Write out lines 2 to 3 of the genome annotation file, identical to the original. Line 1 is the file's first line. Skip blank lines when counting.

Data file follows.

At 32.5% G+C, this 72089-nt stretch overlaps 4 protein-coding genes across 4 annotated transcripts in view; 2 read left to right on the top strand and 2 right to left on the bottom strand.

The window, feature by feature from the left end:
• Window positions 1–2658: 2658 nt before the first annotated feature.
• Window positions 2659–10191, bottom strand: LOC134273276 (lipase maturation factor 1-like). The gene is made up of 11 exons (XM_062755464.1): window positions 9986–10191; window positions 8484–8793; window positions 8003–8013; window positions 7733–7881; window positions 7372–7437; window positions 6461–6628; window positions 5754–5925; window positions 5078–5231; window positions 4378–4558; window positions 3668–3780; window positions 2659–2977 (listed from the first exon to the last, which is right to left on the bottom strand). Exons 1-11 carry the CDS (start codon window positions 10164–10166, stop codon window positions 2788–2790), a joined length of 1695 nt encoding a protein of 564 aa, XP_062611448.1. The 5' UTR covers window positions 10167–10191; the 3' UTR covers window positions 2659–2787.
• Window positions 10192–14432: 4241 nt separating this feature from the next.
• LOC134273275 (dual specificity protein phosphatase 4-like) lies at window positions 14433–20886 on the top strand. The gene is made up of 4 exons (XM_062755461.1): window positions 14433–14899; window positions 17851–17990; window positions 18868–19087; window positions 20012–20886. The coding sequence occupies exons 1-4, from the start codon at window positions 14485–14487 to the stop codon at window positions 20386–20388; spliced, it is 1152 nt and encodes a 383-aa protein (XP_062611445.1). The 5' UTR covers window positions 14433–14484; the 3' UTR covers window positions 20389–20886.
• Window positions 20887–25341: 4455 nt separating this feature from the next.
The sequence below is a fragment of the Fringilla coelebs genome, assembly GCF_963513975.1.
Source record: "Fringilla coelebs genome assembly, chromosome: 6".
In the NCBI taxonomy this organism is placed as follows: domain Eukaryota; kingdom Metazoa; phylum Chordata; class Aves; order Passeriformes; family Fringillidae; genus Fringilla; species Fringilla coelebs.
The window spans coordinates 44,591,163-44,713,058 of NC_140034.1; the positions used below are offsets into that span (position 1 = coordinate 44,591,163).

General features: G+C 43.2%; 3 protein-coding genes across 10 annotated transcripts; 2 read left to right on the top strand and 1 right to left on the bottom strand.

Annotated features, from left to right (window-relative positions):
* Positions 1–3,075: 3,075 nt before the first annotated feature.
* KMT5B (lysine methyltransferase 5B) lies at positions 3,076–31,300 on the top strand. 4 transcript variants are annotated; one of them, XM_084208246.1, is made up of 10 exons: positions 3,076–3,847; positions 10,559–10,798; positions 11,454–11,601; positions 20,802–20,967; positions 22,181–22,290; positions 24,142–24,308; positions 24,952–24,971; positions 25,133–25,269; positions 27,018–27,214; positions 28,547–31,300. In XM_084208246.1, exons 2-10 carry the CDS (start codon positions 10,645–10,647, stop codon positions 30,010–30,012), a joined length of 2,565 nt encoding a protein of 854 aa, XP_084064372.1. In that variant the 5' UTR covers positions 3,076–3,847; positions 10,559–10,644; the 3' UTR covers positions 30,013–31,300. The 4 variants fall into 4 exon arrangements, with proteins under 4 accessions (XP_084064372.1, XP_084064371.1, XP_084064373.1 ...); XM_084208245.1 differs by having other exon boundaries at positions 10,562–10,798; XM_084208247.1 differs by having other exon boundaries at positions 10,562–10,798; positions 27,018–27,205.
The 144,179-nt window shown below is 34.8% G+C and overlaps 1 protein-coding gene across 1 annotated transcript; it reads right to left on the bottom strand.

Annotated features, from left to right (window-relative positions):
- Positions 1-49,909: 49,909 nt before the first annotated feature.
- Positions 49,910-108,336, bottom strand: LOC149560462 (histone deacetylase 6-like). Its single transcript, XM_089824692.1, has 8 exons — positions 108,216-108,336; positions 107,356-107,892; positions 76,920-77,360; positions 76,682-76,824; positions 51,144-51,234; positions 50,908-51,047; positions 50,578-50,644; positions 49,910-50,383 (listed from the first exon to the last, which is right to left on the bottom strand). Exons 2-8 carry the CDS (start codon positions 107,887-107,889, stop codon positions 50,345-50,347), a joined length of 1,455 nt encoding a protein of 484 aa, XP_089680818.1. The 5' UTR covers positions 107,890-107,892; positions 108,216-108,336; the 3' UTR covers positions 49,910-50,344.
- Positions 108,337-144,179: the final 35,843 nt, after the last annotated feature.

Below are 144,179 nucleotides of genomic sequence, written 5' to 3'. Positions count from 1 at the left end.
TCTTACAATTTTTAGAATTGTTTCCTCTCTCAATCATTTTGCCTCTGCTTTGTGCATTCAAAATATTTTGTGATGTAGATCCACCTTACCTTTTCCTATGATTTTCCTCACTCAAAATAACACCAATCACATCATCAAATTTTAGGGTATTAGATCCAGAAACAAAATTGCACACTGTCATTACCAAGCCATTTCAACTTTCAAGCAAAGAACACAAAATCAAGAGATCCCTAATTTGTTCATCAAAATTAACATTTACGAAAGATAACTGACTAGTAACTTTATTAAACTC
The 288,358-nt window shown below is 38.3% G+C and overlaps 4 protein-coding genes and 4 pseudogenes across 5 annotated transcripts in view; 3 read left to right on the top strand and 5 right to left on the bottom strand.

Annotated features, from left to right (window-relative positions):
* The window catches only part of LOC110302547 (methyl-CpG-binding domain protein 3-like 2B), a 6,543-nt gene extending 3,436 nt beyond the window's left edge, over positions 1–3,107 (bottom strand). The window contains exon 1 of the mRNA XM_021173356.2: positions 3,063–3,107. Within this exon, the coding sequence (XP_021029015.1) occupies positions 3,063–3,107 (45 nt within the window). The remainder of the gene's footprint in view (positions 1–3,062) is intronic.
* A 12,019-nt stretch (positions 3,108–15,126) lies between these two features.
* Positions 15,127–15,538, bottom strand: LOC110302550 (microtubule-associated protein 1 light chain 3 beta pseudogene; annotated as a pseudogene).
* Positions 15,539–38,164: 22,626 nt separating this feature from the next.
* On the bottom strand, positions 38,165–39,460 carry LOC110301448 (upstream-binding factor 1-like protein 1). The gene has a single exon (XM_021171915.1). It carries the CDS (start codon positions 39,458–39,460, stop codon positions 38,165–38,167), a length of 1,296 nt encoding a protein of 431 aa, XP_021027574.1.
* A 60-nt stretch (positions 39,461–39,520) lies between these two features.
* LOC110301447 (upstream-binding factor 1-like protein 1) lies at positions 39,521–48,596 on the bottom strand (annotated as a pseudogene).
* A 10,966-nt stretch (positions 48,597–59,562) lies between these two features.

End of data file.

The window, feature by feature from the left end:
• Window positions 1–2658: 2658 nt before the first annotated feature.